1996-97 -- not offered|
Department of Computer Science
The course is split into three parts. The first part discusses a semiformal method, Jackson System Development (JSD) by Michael Jackson. JSD is used to build an understanding of what system development entails and to develop a basic method of constructing practical systems of interacting processes. JSD gives precise and useful guidelines for developing a system and is compatible with the object oriented paradigm. In particular, JSD is well suited to the following.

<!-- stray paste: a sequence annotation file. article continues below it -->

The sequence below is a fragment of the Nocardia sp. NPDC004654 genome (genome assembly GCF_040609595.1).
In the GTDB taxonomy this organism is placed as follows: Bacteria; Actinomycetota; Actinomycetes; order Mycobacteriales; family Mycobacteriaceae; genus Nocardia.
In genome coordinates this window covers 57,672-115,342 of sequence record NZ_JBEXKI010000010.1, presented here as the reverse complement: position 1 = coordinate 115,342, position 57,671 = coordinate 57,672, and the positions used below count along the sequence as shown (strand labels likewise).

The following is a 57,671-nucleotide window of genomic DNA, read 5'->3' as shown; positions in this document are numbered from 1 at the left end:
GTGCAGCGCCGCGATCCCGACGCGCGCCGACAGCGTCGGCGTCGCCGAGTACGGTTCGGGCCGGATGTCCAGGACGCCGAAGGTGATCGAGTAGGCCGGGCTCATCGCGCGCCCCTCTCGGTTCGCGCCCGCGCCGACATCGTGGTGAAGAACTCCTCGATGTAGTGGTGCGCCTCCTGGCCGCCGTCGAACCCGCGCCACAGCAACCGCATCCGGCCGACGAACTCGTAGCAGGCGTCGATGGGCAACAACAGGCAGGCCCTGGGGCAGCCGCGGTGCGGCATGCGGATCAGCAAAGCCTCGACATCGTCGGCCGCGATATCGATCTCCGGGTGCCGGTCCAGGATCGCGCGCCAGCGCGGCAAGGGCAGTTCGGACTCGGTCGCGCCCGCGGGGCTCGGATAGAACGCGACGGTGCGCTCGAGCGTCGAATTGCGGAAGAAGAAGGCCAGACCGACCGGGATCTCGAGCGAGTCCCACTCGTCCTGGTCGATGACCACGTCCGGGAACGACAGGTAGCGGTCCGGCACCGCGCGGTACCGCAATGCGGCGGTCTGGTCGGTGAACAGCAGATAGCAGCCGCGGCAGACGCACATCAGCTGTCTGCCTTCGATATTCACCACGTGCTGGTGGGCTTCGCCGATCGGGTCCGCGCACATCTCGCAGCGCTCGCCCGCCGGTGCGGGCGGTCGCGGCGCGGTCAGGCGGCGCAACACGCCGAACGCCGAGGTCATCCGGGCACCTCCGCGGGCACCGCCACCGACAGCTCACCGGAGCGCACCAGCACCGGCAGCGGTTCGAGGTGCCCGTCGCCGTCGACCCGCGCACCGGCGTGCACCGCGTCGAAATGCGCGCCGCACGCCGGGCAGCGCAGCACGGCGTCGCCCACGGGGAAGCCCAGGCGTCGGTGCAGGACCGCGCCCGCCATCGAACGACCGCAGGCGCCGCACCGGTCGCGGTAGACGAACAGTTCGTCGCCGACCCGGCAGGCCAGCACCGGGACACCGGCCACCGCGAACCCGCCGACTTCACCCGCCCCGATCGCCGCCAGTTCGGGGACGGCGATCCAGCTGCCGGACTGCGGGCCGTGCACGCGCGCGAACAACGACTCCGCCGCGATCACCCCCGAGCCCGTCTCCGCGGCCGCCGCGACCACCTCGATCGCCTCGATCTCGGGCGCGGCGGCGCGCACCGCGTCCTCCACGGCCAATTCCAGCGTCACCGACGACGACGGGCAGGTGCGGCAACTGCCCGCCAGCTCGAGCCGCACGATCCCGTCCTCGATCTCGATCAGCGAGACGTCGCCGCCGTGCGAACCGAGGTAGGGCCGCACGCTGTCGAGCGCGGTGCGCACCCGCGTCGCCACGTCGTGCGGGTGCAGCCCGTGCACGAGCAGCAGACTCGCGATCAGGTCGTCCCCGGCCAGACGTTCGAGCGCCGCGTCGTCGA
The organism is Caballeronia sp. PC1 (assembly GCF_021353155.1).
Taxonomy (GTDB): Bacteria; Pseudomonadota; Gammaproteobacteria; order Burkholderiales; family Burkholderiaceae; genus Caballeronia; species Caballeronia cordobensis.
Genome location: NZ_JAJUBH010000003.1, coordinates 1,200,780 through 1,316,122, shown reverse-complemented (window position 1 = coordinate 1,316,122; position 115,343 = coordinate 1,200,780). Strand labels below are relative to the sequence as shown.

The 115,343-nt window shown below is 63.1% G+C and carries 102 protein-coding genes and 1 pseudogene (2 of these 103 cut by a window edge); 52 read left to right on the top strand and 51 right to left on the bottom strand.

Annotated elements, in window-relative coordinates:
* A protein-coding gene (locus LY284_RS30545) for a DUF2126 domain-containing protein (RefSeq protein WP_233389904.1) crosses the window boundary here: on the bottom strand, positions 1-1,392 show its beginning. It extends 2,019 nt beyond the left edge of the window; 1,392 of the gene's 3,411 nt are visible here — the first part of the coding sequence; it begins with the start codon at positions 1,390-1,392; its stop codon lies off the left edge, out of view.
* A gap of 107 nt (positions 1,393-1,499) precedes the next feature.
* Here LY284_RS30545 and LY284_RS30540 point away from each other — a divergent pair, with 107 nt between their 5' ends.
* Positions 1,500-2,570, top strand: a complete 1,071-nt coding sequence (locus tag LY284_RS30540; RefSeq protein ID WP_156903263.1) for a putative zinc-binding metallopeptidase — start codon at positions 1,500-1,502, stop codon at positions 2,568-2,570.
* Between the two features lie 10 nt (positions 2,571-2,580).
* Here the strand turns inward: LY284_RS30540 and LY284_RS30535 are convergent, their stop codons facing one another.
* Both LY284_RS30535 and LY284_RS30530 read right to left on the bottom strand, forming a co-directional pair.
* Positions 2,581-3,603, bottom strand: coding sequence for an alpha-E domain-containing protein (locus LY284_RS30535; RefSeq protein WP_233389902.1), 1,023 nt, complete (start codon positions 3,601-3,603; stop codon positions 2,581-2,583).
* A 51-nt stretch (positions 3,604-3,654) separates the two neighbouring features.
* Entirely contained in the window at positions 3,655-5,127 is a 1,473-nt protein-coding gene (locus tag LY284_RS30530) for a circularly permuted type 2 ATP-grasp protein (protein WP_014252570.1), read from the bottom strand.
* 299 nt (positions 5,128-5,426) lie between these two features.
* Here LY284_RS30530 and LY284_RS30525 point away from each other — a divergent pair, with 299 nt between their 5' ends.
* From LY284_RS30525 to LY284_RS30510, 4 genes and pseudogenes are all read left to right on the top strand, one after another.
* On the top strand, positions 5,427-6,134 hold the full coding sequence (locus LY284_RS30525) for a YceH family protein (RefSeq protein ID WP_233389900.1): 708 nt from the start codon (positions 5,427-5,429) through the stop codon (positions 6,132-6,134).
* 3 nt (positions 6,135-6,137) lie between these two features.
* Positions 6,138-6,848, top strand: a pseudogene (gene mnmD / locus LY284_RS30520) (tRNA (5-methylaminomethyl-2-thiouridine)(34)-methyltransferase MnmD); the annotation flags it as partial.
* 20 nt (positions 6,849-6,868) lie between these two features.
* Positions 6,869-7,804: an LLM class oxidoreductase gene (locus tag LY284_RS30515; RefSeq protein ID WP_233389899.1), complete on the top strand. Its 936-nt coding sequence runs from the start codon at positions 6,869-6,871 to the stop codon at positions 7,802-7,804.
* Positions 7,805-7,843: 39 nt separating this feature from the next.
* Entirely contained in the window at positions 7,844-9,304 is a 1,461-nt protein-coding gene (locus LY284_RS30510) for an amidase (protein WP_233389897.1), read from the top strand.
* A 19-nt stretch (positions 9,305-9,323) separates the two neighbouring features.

The second part of the course discusses the mathematical model CSP (Communicating Sequential Processes by C.A.R. Hoare). While CSP is not suitable to the actual design and development of a system of interacting processes, it can mathematically capture much of JSD. Consequently, it is possible to use formal methods in analyzing inter-process communication arising out of JSD designs.
The third part of the course discusses Z notation and its use in the specification of software systems. Z has been successfully used in many software companies -- such as IBM and Texas Instruments -- to specify and verify the correctness of real systems.
Prerequisites:general prerequisites, including COSC3311.03, and COSC3111.03 or COSC3321.03.